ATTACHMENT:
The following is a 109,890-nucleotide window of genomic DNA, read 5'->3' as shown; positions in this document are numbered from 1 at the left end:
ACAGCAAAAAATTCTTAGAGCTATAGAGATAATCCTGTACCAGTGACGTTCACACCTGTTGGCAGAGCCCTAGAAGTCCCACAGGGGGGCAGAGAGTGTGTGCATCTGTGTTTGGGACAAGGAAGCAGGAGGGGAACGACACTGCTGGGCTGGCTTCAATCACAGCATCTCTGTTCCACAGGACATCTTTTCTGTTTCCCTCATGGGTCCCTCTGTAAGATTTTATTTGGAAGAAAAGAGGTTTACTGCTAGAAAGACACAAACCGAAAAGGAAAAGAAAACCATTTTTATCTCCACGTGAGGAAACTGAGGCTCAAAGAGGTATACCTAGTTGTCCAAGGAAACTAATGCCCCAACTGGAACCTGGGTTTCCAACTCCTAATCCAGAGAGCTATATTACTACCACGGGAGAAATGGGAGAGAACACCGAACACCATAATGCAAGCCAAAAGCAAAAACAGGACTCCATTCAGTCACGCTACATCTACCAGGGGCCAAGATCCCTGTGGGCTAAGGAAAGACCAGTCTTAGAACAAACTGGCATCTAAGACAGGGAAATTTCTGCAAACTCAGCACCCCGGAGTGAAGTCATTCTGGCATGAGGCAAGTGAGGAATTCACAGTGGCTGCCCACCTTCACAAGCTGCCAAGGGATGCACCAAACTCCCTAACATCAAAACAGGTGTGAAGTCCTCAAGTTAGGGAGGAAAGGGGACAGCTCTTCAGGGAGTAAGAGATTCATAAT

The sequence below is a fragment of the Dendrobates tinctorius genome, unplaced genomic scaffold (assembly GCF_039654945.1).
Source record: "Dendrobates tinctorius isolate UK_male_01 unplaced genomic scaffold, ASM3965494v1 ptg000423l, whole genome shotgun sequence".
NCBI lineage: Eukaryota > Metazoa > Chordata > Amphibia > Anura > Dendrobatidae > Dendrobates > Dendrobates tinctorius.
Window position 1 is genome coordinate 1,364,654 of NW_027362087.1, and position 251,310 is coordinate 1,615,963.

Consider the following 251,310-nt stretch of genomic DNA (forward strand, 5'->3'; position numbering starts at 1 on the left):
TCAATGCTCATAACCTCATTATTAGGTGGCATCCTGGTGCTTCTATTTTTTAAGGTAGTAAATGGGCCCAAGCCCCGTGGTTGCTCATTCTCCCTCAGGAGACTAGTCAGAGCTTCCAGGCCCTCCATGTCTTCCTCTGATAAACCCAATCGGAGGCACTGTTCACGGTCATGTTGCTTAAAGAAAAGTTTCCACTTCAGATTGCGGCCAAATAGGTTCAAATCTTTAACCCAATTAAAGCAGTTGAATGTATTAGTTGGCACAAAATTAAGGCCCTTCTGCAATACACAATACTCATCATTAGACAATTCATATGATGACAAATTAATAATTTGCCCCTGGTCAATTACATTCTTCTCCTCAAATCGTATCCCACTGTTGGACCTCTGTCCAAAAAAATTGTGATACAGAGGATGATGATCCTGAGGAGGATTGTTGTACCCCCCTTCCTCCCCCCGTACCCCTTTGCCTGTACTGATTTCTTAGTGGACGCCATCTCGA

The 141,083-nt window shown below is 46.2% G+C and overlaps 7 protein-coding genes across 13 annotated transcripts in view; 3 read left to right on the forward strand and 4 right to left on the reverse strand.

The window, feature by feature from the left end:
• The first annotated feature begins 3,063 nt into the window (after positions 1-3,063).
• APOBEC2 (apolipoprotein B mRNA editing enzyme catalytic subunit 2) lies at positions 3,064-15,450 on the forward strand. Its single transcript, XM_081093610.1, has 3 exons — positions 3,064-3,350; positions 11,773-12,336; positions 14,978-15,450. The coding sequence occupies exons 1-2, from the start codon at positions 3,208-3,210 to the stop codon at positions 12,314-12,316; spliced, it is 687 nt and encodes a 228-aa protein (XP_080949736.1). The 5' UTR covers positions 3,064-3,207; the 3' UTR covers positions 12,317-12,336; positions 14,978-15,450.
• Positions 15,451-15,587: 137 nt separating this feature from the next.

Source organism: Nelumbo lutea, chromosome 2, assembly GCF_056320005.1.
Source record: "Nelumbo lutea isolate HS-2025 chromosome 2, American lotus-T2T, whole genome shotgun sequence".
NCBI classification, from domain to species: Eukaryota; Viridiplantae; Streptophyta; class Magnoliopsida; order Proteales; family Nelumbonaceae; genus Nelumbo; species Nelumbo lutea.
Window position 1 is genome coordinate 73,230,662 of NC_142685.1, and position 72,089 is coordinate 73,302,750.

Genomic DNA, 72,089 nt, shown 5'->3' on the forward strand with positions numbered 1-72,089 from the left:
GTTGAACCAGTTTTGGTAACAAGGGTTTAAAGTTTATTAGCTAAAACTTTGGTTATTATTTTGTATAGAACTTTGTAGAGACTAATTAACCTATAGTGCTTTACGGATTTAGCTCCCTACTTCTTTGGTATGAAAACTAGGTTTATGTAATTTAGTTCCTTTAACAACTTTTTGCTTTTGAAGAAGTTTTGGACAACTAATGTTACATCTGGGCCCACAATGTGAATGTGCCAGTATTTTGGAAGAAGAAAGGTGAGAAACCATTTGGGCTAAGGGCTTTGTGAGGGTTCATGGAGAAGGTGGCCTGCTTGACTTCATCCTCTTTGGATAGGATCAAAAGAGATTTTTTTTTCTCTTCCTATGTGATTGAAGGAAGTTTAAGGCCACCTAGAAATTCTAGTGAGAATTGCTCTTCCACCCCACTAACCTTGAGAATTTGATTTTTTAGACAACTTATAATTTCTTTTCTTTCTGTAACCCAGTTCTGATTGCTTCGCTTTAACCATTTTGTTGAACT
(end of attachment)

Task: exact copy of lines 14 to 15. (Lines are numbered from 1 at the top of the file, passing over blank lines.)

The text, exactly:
Source organism: Nelumbo lutea, chromosome 2, assembly GCF_056320005.1.
Source record: "Nelumbo lutea isolate HS-2025 chromosome 2, American lotus-T2T, whole genome shotgun sequence".